As predicted, Black Panther’s reign over the international box office continued this past weekend: The film pulled in in an additional $108 million at the domestic box office and $83.8 million internationally, pushing its worldwide total over $700 million and its domestic total to more than $400 million. Those numbers will both continue to climb, obviously—particularly the international totals, as Black Panther has yet to debut in Japan as well as the all-important Chinese market, where it won’t open until March 9. In the meantime, the U.K. remains the film’s biggest overseas cheerleader, with an estimated $41.2 million in tickets sold so far.
Back in the U.S., Black Panther ($108 million) overtook Jurassic World ($106.5 million) to seize the title of second-biggest second weekend of all time at the domestic box office, surpassed only by Star Wars: Episode VII—The Force Awakens’ $149 million. And as final numbers come in later this afternoon, Black Panther may very well end up surpassing Jurassic World as the second-fastest film to ever hit $400 million at the domestic box office—again, coming in second to The Force Awakens, which made $440 million in eight days. (Jurassic World and Black Panther are neck-in-neck at the time of this writing, with $402 million and $400 million in 10 days, respectively.) Regardless of how that one statistic shakes out, though, the film is doing gangbusters business, and will likely end up as one of the MCU’s top films of all time; it’s already surpassed Iron Man 3 and Captain America: Civil War at the domestic box office in its second weekend of release.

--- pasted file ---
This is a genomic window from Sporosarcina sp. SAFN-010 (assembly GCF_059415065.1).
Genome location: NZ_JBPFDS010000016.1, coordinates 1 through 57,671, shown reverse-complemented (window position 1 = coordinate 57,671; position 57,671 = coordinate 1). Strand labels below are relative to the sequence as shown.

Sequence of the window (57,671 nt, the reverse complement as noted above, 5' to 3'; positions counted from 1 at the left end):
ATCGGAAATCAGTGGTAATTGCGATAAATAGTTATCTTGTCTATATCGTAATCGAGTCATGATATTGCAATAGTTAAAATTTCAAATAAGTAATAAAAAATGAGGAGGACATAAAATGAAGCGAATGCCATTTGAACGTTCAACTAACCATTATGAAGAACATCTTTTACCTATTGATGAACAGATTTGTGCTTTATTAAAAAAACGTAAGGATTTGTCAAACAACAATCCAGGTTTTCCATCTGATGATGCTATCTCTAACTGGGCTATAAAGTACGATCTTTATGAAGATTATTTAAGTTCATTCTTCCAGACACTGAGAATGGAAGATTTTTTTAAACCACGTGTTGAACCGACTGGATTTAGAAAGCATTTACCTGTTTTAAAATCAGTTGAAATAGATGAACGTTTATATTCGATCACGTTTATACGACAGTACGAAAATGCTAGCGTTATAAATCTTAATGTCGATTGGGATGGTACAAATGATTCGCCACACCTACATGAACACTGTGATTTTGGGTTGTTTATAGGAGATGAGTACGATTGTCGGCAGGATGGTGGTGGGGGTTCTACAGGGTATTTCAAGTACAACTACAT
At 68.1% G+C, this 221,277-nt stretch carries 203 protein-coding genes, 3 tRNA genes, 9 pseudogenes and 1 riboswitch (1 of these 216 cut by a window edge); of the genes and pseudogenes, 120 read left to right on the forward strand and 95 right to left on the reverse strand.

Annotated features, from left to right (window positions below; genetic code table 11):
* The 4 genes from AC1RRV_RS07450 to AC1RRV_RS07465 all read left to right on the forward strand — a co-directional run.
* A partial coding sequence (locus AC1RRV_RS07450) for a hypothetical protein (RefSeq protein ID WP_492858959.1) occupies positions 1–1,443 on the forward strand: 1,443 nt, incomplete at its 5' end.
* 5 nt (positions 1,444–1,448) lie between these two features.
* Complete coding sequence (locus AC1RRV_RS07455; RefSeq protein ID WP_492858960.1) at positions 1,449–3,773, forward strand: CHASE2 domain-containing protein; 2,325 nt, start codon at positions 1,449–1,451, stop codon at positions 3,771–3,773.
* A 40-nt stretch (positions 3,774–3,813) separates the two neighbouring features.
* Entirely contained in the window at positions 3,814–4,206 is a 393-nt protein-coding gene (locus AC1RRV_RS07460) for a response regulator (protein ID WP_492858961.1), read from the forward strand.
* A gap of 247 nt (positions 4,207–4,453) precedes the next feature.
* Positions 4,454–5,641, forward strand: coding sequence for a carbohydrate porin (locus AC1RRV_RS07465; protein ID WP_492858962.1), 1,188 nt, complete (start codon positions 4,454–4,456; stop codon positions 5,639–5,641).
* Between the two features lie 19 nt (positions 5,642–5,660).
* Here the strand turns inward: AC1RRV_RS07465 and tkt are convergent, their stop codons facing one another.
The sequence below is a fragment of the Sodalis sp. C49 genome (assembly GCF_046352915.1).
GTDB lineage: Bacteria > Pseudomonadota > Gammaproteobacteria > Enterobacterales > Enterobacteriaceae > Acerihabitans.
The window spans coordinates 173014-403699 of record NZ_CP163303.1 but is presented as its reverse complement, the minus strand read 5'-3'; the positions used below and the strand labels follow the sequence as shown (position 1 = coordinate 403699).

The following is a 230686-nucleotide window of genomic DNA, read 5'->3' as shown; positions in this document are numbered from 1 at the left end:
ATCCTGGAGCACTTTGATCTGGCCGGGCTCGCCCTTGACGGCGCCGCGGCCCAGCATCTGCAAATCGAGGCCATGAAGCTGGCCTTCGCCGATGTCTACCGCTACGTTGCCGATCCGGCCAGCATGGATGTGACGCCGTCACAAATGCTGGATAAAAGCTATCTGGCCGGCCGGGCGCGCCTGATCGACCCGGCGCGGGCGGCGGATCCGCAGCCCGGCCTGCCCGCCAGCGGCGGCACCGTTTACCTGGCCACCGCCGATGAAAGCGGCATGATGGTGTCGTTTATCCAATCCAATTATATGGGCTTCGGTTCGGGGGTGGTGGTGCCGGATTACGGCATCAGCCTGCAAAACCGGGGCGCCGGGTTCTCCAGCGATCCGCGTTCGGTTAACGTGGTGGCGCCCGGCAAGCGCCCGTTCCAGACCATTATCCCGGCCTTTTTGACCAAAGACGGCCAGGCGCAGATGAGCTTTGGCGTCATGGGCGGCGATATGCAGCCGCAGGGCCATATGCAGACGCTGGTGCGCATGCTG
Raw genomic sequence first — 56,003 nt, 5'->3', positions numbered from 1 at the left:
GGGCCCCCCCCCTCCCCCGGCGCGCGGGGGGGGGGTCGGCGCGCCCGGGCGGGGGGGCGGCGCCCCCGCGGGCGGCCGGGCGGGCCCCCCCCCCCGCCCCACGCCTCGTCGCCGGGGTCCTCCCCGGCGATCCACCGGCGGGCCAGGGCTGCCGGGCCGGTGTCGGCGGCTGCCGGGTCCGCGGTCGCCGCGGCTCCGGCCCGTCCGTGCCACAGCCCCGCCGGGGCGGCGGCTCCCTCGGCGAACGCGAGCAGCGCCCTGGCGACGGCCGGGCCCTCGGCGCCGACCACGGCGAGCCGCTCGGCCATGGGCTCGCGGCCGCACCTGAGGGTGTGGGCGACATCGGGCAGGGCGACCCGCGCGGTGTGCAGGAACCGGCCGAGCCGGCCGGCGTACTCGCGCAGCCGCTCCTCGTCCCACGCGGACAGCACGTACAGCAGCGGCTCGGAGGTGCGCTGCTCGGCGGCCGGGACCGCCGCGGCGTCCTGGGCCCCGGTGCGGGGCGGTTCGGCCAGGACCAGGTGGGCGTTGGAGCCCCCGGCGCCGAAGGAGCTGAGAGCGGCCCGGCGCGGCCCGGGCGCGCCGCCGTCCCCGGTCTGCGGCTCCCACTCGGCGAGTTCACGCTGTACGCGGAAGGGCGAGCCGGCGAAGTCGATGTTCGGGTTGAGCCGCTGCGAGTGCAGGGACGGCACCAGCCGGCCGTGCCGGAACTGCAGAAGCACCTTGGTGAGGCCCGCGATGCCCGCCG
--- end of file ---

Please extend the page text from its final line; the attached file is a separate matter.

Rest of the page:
Also like last week, Black Panther absolutely stomped its closest competitor, the amiable, star-studded David Fincher riff Game Night, which rode a wave of pleasantly surprised reviews to No. 2 at the domestic box office. That film made $16.6 million, putting it slightly ahead of last week’s No. 2, Peter Rabbit, which held (relatively) strong at No. 3 in its third week with $12.5 million, hopping ahead of predictions.
Low expectations proved prophetic for the weekend’s other new releases, however: Predictions that Annihilation would repeat its predecessor Ex Machina’s pattern of great reviews and soft box office proved correct, as the film opened at No. 4 with $11 million. The film’s future prospects are mixed as well: Although its domestic per-theater average of $5,467 is better than any other film in this week’s top 10—except, of course, Black Panther—the deal Paramount struck with Netflix last year for exclusive international distribution rights means that it won’t have international box office to boost its overall numbers. Meanwhile, the suits over at Orion Films are reportedly perfectly happy with the ninth-place debut of Every Day, its first theatrical release under the the newly relaunched Orion shingle; made on a budget of only $5 million and launched in a relatively paltry 1,667 theaters, its $3.1 million opening weekend lines right up with studio expectations.